With her were her daughter, Arlene, and members of the Poplar Grove staffwho had become her extended family during her stay there.
A celebration of her life will be held at 11 a.m. on Saturday, March 27, atthe VFW Hall in Glenns Ferry. Cremation is under the direction of Rost Funeral Home, McMurtrey Chapel.
Evelyn was born in a cabin in Muldoon, Idaho, the only child of Thomas Baptie, an immigrant Scottish sheepman, and Cora Baptie, a pioneering school teacher. Her mother was ill much of Evelyn's early life and died when Evelyn was eleven. Her aunt, a Scottish nanny, moved to the United States to help raise her niece, a legacy that left Evelynıs children listening to "Auntie Bea said..." instructions throughout their childhood.
After her Auntie Bea returned to Scotland, Evelyn lived with a number of different families including her aunt and uncle, Enid and John Baptie. One of her more interesting homes was that of a couple that sold bootleg liquor. One of the customers that she got to know was Sen. Borah, a towering figure of Idaho history.
Although often away from home to herd sheep, Evelyn's father was concerned that she get a solid education, so she attended and graduated from Albion Norman School.
At the ripe of age of 19 she began her career as a teacher in Pinehurst, a one-room schoolhouse in the central Idaho mountains, teaching children ages six to 16. The following year she moved to the Priest School near Picabo. However, during that year she met a young man name Mike Ultican, who she married in 1938.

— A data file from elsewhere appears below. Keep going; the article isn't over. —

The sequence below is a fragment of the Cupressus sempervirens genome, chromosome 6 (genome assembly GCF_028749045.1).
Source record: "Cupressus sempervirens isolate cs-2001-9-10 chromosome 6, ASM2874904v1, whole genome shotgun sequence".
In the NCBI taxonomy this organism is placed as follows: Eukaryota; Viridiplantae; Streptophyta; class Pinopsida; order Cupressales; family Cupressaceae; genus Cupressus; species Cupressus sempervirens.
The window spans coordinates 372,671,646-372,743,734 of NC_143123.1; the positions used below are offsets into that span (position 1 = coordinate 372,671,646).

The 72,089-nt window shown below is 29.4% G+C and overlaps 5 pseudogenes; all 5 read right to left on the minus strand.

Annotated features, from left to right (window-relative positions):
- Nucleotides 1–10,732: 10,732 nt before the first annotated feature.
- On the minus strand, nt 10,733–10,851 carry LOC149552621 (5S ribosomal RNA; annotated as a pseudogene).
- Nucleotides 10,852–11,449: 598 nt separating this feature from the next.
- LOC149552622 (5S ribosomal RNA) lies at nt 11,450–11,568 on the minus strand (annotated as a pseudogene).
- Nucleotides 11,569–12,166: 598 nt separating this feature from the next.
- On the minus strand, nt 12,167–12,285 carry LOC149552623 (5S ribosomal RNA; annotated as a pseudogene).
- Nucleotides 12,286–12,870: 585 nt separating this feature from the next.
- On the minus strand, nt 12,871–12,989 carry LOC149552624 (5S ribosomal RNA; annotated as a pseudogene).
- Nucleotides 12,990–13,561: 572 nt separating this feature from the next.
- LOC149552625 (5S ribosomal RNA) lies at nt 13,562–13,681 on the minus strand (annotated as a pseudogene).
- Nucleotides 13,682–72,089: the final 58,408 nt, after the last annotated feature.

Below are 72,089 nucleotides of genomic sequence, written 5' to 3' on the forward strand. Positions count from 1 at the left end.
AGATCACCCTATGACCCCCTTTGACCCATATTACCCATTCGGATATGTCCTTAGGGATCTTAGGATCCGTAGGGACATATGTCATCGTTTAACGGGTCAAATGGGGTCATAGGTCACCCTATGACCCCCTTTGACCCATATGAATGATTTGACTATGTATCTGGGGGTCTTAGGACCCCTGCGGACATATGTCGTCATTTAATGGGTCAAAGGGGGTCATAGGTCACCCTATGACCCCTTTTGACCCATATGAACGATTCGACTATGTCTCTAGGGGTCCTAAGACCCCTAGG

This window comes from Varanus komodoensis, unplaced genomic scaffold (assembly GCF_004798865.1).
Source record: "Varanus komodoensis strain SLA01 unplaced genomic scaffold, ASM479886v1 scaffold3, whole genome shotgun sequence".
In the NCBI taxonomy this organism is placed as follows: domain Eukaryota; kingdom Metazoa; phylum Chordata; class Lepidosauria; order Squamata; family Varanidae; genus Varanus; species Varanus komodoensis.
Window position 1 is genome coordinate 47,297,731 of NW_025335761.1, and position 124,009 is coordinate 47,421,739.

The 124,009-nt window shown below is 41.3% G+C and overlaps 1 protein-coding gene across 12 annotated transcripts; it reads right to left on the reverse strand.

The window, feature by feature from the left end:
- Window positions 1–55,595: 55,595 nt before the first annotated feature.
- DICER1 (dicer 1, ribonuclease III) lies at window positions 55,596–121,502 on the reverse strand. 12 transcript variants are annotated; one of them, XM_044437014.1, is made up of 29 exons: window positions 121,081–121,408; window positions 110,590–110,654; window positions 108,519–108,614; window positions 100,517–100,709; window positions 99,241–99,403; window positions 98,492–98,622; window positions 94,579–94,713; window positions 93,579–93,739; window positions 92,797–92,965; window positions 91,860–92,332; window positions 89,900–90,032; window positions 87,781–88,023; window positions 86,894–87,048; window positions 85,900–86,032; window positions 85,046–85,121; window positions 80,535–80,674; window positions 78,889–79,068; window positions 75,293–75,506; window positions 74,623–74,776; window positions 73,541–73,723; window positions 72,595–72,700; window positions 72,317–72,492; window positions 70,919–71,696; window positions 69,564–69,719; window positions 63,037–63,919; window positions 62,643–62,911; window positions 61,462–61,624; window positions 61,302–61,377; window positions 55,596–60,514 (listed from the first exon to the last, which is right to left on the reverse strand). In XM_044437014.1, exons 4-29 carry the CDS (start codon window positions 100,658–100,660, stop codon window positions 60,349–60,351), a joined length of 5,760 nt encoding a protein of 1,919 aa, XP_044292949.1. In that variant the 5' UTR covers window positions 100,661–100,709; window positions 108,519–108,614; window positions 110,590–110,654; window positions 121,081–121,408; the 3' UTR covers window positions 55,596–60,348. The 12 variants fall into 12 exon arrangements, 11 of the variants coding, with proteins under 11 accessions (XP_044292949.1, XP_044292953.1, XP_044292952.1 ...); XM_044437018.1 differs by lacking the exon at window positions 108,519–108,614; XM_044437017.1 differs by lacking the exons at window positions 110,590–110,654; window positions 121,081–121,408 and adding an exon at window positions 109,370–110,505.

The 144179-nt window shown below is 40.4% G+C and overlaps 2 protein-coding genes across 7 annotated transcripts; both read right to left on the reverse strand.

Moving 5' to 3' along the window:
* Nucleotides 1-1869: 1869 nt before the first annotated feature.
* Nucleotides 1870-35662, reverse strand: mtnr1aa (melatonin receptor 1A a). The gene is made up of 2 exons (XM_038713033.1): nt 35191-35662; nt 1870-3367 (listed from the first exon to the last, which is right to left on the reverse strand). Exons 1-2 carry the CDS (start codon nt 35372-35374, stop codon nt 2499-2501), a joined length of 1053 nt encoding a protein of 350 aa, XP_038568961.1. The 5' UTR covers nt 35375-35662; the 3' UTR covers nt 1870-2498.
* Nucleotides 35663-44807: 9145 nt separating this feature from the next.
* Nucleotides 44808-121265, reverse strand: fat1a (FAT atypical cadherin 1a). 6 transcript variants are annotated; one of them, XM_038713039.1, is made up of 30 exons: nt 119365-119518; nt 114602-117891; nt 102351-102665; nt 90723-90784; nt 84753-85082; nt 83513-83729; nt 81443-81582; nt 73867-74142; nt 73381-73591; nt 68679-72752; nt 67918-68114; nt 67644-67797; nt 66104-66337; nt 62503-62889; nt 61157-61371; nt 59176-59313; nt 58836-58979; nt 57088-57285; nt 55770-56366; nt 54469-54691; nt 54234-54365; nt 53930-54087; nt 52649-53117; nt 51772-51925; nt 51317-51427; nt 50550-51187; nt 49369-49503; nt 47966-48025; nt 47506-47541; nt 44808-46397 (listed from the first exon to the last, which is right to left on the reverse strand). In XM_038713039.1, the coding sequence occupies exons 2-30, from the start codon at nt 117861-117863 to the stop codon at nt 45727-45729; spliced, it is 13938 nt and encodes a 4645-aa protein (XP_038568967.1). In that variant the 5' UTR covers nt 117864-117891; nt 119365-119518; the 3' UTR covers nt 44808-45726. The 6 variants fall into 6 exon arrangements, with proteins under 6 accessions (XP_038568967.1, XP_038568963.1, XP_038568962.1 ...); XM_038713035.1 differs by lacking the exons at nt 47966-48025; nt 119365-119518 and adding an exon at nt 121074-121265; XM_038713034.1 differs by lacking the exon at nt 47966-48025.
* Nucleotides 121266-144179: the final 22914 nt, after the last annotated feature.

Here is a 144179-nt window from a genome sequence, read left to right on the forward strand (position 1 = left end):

Evelyn and Mike moved to Washington where Mike worked building the Grand Coulee Dam and later building Fort Lewis. Two years later they moved back to Idaho to join Evelyn's father to run the first of two farms they would operate during their life together.
Evelyn moved back into her career as a teacher beginning at King Hill, until retiring from Glenns Ferry in 1973. She then went back to college to complete her degree, graduating a year ahead of her youngest daughter. She added another year of advance education to support her efforts as one of Idaho's pioneering Special Ed teachers.
In 1971, her husband, Mike, was killed in a car accident. She married Bernard Smith in 1972, and lost him in 2001. She spent 33 years with Mike and another 29 with Bernard.
Evelyn is survived by her children, Rosalie Nadeau and husband Chuck Stewart, Arlene and husband Roy Bentson, son Tom and wife Lily Ultican, grandchildren, Loah McCoy, Lisa Sorenson (Dennis), Sean Nadeau, Mike Bentson (Karma), Pete Bentson (Kim) and Paige Bentson. She leaves 11 great-grandchildren, and one great-great-grandchild.
In lieu of flowers, memorials can be made in Evelynıs memory to the Three Island Senior Center, 492 E. Cleveland Ave., Glenns Ferry, ID 83623, or the Lady's Auxiliary, VFW c/o 8204 E. John Parke Rd., Glenns Ferry, ID 83633.